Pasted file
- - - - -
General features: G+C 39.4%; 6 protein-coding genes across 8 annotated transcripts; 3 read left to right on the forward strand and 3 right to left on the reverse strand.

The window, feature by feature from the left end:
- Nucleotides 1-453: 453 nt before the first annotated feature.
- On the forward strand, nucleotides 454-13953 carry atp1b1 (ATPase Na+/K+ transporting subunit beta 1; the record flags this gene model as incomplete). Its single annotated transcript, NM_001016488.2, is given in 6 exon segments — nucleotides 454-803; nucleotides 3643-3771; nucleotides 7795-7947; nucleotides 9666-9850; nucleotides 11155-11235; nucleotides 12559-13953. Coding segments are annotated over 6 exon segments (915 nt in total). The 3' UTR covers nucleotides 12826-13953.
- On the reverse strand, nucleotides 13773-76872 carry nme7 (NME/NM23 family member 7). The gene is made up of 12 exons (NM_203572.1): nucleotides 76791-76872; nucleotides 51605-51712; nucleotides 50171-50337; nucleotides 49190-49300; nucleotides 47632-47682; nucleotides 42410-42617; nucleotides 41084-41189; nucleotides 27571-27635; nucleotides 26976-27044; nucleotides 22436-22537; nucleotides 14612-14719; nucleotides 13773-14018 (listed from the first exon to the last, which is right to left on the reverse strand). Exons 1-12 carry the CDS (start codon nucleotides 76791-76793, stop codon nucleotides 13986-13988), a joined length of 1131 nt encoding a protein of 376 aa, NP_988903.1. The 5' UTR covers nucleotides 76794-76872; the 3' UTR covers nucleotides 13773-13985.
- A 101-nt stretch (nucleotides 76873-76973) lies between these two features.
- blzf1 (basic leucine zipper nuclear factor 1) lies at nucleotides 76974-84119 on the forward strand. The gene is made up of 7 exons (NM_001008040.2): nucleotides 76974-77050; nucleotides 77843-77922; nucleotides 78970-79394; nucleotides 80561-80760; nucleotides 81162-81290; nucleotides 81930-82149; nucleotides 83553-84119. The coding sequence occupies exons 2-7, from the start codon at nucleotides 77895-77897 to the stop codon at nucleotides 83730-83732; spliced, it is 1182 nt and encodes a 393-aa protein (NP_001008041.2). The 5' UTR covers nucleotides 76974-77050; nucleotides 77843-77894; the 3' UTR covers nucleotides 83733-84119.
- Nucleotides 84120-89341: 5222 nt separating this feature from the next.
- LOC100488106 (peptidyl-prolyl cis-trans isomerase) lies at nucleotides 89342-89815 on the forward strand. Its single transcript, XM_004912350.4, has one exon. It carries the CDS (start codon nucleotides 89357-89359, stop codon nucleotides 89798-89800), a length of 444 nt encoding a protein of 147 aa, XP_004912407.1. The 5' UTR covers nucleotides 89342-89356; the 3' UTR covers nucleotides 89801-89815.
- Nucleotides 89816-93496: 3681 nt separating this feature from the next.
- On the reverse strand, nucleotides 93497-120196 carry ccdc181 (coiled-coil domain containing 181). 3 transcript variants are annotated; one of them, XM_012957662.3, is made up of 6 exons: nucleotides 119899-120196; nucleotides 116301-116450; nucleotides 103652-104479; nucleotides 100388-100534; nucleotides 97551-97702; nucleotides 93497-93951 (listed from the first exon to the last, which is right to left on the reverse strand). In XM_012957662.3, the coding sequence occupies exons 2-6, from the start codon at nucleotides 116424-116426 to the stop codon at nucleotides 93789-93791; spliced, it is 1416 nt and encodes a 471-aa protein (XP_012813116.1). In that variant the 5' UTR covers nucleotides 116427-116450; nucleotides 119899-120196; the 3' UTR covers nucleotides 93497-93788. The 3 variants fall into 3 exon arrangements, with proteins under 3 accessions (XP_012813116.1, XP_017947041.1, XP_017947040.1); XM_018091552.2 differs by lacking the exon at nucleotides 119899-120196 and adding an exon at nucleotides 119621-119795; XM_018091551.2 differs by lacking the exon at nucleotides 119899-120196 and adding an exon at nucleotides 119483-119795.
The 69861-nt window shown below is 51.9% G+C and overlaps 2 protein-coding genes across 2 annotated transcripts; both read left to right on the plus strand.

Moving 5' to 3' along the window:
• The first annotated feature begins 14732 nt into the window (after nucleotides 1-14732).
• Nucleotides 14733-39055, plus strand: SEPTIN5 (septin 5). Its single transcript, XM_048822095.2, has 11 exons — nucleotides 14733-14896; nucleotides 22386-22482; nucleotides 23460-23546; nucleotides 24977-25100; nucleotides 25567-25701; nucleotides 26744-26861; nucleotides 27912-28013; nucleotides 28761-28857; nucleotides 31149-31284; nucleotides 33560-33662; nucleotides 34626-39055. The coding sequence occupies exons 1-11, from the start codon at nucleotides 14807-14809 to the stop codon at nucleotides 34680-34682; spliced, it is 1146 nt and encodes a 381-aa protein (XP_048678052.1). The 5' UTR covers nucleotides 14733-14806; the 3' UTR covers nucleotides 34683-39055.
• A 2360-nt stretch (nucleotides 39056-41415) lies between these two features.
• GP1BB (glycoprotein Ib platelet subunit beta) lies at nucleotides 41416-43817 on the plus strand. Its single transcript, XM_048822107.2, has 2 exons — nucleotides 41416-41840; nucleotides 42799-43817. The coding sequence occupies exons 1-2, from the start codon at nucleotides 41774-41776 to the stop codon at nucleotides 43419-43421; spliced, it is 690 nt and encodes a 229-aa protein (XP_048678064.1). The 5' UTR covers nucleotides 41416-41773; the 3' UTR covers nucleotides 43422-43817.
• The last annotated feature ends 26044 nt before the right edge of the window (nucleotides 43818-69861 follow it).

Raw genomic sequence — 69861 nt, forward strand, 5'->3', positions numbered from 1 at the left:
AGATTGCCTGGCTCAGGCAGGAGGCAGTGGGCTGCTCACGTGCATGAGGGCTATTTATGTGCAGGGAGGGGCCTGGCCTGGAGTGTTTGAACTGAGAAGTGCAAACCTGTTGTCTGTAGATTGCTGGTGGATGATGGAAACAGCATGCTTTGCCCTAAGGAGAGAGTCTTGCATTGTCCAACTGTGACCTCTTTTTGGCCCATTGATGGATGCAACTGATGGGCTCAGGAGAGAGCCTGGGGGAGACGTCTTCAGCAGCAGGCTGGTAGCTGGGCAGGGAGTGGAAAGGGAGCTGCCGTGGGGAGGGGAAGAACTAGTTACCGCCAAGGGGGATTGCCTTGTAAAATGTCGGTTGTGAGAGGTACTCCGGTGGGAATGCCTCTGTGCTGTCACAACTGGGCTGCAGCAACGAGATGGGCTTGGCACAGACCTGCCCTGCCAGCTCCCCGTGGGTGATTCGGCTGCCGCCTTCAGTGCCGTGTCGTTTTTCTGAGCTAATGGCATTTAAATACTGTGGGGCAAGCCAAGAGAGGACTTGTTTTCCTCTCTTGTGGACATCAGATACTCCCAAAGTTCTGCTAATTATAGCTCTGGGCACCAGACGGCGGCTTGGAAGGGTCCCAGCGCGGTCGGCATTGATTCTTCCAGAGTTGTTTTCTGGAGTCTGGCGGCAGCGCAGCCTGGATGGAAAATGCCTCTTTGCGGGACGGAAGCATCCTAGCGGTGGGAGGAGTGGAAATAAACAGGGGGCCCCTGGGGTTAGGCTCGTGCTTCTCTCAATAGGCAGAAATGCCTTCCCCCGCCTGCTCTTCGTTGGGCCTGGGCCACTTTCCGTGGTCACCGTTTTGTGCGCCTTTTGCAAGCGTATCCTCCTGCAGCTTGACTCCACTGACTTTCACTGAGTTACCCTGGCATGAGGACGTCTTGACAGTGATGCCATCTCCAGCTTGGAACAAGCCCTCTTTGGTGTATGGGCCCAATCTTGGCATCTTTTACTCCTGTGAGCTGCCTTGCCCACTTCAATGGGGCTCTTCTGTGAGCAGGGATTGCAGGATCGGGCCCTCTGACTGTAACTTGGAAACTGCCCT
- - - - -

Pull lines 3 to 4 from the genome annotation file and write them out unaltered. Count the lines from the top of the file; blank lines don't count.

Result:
- Nucleotides 1-453: 453 nt before the first annotated feature.
- On the forward strand, nucleotides 454-13953 carry atp1b1 (ATPase Na+/K+ transporting subunit beta 1; the record flags this gene model as incomplete). Its single annotated transcript, NM_001016488.2, is given in 6 exon segments — nucleotides 454-803; nucleotides 3643-3771; nucleotides 7795-7947; nucleotides 9666-9850; nucleotides 11155-11235; nucleotides 12559-13953. Coding segments are annotated over 6 exon segments (915 nt in total). The 3' UTR covers nucleotides 12826-13953.